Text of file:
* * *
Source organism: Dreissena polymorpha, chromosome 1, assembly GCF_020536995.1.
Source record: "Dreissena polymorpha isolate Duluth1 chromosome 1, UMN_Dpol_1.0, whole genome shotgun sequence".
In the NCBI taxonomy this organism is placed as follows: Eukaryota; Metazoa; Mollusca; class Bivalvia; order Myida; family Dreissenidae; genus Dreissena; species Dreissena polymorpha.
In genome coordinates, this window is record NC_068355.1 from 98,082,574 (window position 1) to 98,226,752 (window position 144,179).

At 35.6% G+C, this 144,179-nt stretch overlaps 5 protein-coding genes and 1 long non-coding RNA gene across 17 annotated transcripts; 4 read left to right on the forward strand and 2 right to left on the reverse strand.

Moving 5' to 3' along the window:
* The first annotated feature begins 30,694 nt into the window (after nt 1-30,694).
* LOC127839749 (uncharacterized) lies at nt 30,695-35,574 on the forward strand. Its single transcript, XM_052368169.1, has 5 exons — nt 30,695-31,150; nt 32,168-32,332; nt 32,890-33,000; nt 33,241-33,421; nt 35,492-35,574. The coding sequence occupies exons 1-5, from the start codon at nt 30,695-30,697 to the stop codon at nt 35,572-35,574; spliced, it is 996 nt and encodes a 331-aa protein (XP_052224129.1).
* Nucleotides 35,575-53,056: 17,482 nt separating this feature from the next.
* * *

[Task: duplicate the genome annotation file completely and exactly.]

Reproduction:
Source organism: Dreissena polymorpha, chromosome 1, assembly GCF_020536995.1.
Source record: "Dreissena polymorpha isolate Duluth1 chromosome 1, UMN_Dpol_1.0, whole genome shotgun sequence".
In the NCBI taxonomy this organism is placed as follows: Eukaryota; Metazoa; Mollusca; class Bivalvia; order Myida; family Dreissenidae; genus Dreissena; species Dreissena polymorpha.
In genome coordinates, this window is record NC_068355.1 from 98,082,574 (window position 1) to 98,226,752 (window position 144,179).

At 35.6% G+C, this 144,179-nt stretch overlaps 5 protein-coding genes and 1 long non-coding RNA gene across 17 annotated transcripts; 4 read left to right on the forward strand and 2 right to left on the reverse strand.

Moving 5' to 3' along the window:
* The first annotated feature begins 30,694 nt into the window (after nt 1-30,694).
* LOC127839749 (uncharacterized) lies at nt 30,695-35,574 on the forward strand. Its single transcript, XM_052368169.1, has 5 exons — nt 30,695-31,150; nt 32,168-32,332; nt 32,890-33,000; nt 33,241-33,421; nt 35,492-35,574. The coding sequence occupies exons 1-5, from the start codon at nt 30,695-30,697 to the stop codon at nt 35,572-35,574; spliced, it is 996 nt and encodes a 331-aa protein (XP_052224129.1).
* Nucleotides 35,575-53,056: 17,482 nt separating this feature from the next.